Globalization is such and important movement and it is still unfolding before us and it is unusual to be able to study something as it happens.

I think that it is interesting to see the way that people and cultures interact with one another. What would happen if we put a McDonalds in Cuba? I also feel like I’ve never received the whole picture when it comes to globalization. Is their really no way to at least slow down the continual sacrifice of American jobs?

I am studying globalization because it is the future, it is inevitable, and, if understood, it is a fantastic opportunity. Our world is undergoing a fundamental change, and I plan to be riding it rather than being run over by it. What I can bring to the class is a passionate interest in the topic and a firm faith in its inevitability and goodness.

  • What do you bring to this class? If this group were to evaluate your strengths and weaknesses in terms of our learning about globalization, what would they be?

I have a limited economics background from attending the Foundation for Teaching Economics camp. I am also well traveled and have seen everything from extravagant European capital as well as the slums of Belize; I feel I have seen, heard, and experienced many things and have some insight about the world that the average 18 year old American might not have.

I am very familiar with computers and the internet. I have also done a lot of traveling, inside and outside the country. I have basic education in anthropology, and I’m naturally a critical thinker. My weakness is my time constraints. I’ve got a full schedule this semester, so any extra time I have to do lengthy research on this subject will be limited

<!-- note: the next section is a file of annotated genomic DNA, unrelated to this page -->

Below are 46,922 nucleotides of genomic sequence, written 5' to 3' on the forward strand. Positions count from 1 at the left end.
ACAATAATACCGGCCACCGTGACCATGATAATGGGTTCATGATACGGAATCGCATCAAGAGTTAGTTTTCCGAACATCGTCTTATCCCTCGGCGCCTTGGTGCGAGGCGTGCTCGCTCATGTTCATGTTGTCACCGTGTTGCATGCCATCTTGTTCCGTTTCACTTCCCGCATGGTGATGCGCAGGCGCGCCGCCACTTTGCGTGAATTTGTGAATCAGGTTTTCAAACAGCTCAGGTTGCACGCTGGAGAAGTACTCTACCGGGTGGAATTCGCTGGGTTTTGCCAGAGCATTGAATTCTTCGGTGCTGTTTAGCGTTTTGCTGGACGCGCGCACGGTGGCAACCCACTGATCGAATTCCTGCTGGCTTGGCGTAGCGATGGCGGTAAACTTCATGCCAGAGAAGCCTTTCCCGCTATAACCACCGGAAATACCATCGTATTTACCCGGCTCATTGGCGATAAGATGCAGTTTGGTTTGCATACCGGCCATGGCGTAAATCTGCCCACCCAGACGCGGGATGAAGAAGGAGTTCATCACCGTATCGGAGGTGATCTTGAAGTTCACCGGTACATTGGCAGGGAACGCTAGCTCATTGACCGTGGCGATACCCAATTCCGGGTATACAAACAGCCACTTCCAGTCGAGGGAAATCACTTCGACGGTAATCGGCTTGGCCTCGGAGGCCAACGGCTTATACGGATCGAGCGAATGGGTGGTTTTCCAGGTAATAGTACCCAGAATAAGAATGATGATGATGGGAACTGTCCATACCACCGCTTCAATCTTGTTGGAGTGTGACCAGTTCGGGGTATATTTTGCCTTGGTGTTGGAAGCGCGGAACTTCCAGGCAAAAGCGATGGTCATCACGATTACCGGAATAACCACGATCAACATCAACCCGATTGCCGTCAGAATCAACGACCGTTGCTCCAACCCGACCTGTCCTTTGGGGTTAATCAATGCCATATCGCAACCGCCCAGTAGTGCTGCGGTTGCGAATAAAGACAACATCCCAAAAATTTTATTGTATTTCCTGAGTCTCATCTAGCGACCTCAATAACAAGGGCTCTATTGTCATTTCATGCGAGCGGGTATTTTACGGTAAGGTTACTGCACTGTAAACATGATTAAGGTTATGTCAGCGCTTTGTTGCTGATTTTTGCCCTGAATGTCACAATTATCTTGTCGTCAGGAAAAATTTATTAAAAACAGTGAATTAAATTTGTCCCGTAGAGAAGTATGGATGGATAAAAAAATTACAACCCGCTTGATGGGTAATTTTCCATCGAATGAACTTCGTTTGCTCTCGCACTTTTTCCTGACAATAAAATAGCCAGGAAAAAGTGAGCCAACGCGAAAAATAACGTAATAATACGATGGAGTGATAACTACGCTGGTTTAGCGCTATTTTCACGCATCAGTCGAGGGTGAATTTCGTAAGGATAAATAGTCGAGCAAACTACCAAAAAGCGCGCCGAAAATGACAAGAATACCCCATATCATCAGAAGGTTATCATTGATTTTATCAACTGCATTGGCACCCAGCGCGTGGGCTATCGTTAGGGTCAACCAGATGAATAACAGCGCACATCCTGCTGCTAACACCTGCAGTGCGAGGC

I don’t have a wealth of knowledge about globalization. I’m also handicapped in that I’m not particularly trustful of technology. However, due to my family background and other experiences I’ve had with people in lower income levels, I have a lot of concerns about the future of American jobs.

I was born and raised in the slower-paced country Germany. I bring a different – a more passive perspective on globalization to the class than most Americans. One of my weaknesses might be the fact that I’m not familiar with all of the concepts – and the disadvantage of English not being my first language.

I bring strong rhetoric skills, and an understanding of global politics, essential in a study of Globalization. My weaknesses are my writing ability, as well as my lack of understanding of economic principles.

For now at least, the students seem to have bought into the program. 🙂

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3 Responses to Second Class Session in the First Year Seminar

  1. Angela says:

    I was very impressed by some of the comments of your students–particularly the conception of one student of higher education as a critical and networked way of thinking. Pretty sophisticated! I want to take this class too!

  2. Pingback: Pedablogy: Musings on the Art & Craft of Teaching » Blog Archive » Notes on the Seminar

  3. Pingback: Pedablogy: Musings on the Art & Craft of Teaching » Blog Archive » More Thoughts on Thursday’s Seminar Session